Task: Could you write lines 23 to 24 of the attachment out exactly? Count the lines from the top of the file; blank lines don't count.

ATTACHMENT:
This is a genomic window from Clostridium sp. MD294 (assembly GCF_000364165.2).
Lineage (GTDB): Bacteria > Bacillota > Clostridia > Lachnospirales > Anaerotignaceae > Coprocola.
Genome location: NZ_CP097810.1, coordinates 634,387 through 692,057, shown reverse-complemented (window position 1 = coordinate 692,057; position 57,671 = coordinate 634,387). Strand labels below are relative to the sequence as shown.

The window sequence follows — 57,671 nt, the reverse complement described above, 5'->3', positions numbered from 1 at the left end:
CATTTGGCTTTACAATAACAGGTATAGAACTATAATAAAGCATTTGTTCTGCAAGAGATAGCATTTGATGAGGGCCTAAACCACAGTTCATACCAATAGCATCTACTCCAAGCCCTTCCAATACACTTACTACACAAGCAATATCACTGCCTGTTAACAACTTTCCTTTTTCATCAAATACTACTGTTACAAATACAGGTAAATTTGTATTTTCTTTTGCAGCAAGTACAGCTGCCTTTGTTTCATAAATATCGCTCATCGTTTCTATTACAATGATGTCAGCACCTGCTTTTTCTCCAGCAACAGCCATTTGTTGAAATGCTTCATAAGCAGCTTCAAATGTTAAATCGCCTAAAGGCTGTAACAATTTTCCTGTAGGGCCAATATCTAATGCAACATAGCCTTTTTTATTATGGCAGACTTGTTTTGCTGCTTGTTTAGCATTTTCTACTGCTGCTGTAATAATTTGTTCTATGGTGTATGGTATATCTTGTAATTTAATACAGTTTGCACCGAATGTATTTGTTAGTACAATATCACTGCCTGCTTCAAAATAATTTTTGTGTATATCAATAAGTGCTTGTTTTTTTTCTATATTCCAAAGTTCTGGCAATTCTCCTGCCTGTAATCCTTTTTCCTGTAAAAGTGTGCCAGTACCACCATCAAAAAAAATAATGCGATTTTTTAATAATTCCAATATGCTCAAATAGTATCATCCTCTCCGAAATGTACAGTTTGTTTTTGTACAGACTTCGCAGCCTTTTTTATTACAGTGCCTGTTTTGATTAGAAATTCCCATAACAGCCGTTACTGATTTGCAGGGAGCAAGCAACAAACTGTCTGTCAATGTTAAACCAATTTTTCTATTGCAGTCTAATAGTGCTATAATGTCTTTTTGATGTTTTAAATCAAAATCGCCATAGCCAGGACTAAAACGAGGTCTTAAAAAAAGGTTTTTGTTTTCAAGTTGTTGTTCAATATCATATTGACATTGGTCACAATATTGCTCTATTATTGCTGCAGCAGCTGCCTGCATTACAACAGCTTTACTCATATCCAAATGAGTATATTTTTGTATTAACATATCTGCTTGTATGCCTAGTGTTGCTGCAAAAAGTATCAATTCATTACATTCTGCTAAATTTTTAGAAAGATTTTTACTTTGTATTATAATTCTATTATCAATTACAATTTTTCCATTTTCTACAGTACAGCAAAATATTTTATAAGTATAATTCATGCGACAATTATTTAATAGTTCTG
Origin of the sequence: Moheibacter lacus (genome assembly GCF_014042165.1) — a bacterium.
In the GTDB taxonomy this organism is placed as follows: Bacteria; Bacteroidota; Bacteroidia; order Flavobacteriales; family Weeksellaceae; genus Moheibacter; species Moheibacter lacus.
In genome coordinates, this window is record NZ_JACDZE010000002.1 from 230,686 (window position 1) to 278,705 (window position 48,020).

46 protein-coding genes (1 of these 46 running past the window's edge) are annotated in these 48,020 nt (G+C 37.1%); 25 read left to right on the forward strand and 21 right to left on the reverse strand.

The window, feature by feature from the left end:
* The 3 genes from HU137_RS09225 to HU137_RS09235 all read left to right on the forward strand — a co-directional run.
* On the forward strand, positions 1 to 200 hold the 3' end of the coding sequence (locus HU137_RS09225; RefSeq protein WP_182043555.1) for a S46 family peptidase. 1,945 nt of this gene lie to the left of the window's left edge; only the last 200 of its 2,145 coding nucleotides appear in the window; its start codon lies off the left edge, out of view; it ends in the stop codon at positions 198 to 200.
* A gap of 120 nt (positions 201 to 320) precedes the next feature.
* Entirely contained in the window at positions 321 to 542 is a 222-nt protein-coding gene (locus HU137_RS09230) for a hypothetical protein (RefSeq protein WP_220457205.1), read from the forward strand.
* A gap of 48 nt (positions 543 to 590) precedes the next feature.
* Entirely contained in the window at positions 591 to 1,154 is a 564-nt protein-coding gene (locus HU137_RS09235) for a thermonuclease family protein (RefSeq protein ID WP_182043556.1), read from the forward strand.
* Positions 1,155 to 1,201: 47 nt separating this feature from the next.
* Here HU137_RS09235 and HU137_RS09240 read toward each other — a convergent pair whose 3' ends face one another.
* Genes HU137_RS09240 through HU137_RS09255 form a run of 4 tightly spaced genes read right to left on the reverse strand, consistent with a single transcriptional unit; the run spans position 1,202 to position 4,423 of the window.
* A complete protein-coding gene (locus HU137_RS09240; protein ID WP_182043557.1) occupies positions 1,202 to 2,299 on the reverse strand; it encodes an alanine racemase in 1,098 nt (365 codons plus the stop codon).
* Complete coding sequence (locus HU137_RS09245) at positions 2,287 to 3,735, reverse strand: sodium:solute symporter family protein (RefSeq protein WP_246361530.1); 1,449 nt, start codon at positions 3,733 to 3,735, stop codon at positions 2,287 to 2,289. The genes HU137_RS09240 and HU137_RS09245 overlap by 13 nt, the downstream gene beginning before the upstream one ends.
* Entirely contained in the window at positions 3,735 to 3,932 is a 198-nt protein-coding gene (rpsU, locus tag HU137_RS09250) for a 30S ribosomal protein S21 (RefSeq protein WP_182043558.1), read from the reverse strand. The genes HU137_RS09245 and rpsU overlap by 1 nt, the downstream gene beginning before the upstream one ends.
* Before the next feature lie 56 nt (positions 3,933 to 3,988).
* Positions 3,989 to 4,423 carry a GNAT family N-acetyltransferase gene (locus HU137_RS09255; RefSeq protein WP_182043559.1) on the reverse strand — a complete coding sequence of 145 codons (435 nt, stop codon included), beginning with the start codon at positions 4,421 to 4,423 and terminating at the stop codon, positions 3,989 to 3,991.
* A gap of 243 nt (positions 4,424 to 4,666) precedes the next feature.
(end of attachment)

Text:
* Before the next feature lie 56 nt (positions 3,933 to 3,988).
* Positions 3,989 to 4,423 carry a GNAT family N-acetyltransferase gene (locus HU137_RS09255; RefSeq protein WP_182043559.1) on the reverse strand — a complete coding sequence of 145 codons (435 nt, stop codon included), beginning with the start codon at positions 4,421 to 4,423 and terminating at the stop codon, positions 3,989 to 3,991.